Omega is a framework that reflects timely national policies having economy wide benefits.

Omega will put people were they want to live, in the style they want to live,  between the bay and the sea and offer a combination of public transport and road transport alternatives that can be connected with existing services.

Omega will restore Australia to be a forward focused economy with strategically planned cost effective transport links not, largely more costly, reactive ones.

Omega is a very real solution to Melbourne’s population, environmental, and traffic difficulties and the need to balance this against the need for economic growth. It makes provision for substantial but largely unobtrusive growth.

The positive economic impact across Tasmania can be considerable. Over time many inter-island ferry links may be established. If Switzerland can open its borders, so can Tasmania, the “Switzerland of the South”.

Omega will set the stage for the next century and beyond and its application can start right now with the link to Tasmania already promised and largely already funded. 

Omega ticks all the transport boxes.”

Peter Brohier
Convener NPL

“Mr Brohier has been a very strong advocate for a better deal for people on Bass Strait. I think he has done a terrific job over the last few years. Through his efforts he is probably more responsible than anybody else for the introduction of the vehicle subsidy, I would think.” Paul Lennon, a former Premier of Tasmania, Hansard 12 April 2002 “Peter, you can, and should take personal credit for the improvements in Bass Strait fare equality. The campaign you and the National Sea Highway Committee have waged over many years has succeeded in delivering better fares for Tasmanians. Peter, I thank you for your hard work on behalf of this State. All Tasmanians must salute you for your achievements.” Bob Cheek, MHA, a former Liberal Leader of the Opposition, Tasmania “Senator Barnett, I and a few others met with the restaurant and catering representatives of the Australian Hotels Association-tourism and hospitality being agrowth area in our home state because of the Bass Strait Passenger Vehicle Equalisation Scheme initiated by the Howard Government”. Senator Abetz, Hansard 6th December 2004 “Senator Colbeck said the scheme, combined with the Spirit of Tasmania ferries, was the next best thing to a highway link with the rest of Australia. He said the figures confirmed that without the decision to introduce the scheme, the ferries would not be the success they have been.” The Mercury, 13th July 2004 Van Diemen’s Reborn Land “Tourism is soaring, the economy is growing (the forecast is 3.5% next year), unemployment is falling and Tasmanians are no longer leaving home. Introduction of two daily ferry services from Melbourne in 2002, have fed the rush” The Economist, 17th January 2004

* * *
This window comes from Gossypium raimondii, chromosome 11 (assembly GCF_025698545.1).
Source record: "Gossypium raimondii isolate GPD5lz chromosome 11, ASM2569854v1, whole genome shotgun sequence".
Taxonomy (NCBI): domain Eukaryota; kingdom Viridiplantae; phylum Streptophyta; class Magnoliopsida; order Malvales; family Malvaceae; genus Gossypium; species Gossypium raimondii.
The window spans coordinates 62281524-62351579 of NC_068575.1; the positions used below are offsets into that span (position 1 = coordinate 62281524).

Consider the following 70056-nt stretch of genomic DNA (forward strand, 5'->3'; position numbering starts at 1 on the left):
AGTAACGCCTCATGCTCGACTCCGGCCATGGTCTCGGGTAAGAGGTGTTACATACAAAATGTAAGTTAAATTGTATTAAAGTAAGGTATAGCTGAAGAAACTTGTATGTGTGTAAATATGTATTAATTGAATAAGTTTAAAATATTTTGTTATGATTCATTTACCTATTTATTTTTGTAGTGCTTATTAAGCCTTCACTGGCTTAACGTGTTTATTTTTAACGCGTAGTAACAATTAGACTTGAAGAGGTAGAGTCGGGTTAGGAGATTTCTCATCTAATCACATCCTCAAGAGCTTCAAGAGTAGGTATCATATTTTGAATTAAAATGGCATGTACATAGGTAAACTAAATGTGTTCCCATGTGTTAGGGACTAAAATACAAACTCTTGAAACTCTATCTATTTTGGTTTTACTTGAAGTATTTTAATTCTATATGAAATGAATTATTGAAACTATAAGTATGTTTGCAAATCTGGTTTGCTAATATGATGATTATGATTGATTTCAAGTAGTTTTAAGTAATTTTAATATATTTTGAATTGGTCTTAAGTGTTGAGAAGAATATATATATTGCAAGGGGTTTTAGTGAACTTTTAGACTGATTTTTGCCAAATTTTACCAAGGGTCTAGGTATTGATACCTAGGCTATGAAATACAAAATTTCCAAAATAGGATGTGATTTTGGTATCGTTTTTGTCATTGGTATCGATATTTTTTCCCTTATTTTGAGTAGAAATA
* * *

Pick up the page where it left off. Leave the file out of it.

• John Hawkins in Comments: The current impasse is seemingly beyond the mental ability of our pollies to solve, so well done Peter for your lateral thinking. When making a business decision over a possible stock purchase a factor to consider is the cost of freight. I favour a purchase in London or New York, then by air, as against against Victoria or NSW by sea, as the freight cost is substantially less. Work that out.